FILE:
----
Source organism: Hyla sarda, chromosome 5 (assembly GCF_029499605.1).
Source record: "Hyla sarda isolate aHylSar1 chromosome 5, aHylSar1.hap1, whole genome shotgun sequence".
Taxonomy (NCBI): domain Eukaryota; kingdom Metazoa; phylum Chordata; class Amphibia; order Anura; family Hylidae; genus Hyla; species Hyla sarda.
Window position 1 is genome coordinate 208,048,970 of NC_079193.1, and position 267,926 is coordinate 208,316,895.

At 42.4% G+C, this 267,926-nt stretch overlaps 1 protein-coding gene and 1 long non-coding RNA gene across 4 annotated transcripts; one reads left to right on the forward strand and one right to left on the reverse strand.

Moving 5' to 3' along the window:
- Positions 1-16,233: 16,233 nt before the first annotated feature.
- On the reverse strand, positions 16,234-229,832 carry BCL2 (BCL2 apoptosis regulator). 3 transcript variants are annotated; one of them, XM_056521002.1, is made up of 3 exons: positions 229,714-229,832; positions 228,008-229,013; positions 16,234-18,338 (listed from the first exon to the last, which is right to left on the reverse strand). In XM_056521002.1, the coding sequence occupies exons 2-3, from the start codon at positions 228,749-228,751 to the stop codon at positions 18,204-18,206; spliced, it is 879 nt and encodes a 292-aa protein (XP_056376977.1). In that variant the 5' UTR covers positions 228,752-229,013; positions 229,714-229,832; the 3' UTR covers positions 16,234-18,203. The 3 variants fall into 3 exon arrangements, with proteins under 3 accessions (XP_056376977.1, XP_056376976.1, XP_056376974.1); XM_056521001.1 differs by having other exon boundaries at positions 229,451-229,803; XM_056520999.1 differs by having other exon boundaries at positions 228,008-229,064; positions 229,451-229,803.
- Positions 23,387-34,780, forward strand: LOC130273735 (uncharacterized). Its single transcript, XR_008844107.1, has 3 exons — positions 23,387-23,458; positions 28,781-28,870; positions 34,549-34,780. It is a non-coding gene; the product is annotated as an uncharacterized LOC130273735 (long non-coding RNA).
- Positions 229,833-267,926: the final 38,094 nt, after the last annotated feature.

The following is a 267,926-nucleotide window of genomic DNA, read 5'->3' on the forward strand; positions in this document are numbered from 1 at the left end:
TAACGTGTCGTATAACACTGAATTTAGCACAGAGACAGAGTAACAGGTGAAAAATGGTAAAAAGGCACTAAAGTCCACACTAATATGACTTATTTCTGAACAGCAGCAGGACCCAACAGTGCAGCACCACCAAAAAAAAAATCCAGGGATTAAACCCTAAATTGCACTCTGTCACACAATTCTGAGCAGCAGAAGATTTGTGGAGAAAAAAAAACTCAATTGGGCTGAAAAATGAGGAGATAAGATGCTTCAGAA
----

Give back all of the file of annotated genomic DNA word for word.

Source organism: Hyla sarda, chromosome 5 (assembly GCF_029499605.1).
Source record: "Hyla sarda isolate aHylSar1 chromosome 5, aHylSar1.hap1, whole genome shotgun sequence".
Taxonomy (NCBI): domain Eukaryota; kingdom Metazoa; phylum Chordata; class Amphibia; order Anura; family Hylidae; genus Hyla; species Hyla sarda.
Window position 1 is genome coordinate 208,048,970 of NC_079193.1, and position 267,926 is coordinate 208,316,895.

At 42.4% G+C, this 267,926-nt stretch overlaps 1 protein-coding gene and 1 long non-coding RNA gene across 4 annotated transcripts; one reads left to right on the forward strand and one right to left on the reverse strand.

Moving 5' to 3' along the window:
- Positions 1-16,233: 16,233 nt before the first annotated feature.
- On the reverse strand, positions 16,234-229,832 carry BCL2 (BCL2 apoptosis regulator). 3 transcript variants are annotated; one of them, XM_056521002.1, is made up of 3 exons: positions 229,714-229,832; positions 228,008-229,013; positions 16,234-18,338 (listed from the first exon to the last, which is right to left on the reverse strand). In XM_056521002.1, the coding sequence occupies exons 2-3, from the start codon at positions 228,749-228,751 to the stop codon at positions 18,204-18,206; spliced, it is 879 nt and encodes a 292-aa protein (XP_056376977.1). In that variant the 5' UTR covers positions 228,752-229,013; positions 229,714-229,832; the 3' UTR covers positions 16,234-18,203. The 3 variants fall into 3 exon arrangements, with proteins under 3 accessions (XP_056376977.1, XP_056376976.1, XP_056376974.1); XM_056521001.1 differs by having other exon boundaries at positions 229,451-229,803; XM_056520999.1 differs by having other exon boundaries at positions 228,008-229,064; positions 229,451-229,803.
- Positions 23,387-34,780, forward strand: LOC130273735 (uncharacterized). Its single transcript, XR_008844107.1, has 3 exons — positions 23,387-23,458; positions 28,781-28,870; positions 34,549-34,780. It is a non-coding gene; the product is annotated as an uncharacterized LOC130273735 (long non-coding RNA).
- Positions 229,833-267,926: the final 38,094 nt, after the last annotated feature.

The following is a 267,926-nucleotide window of genomic DNA, read 5'->3' on the forward strand; positions in this document are numbered from 1 at the left end:
TAACGTGTCGTATAACACTGAATTTAGCACAGAGACAGAGTAACAGGTGAAAAATGGTAAAAAGGCACTAAAGTCCACACTAATATGACTTATTTCTGAACAGCAGCAGGACCCAACAGTGCAGCACCACCAAAAAAAAAATCCAGGGATTAAACCCTAAATTGCACTCTGTCACACAATTCTGAGCAGCAGAAGATTTGTGGAGAAAAAAAAACTCAATTGGGCTGAAAAATGAGGAGATAAGATGCTTCAGAA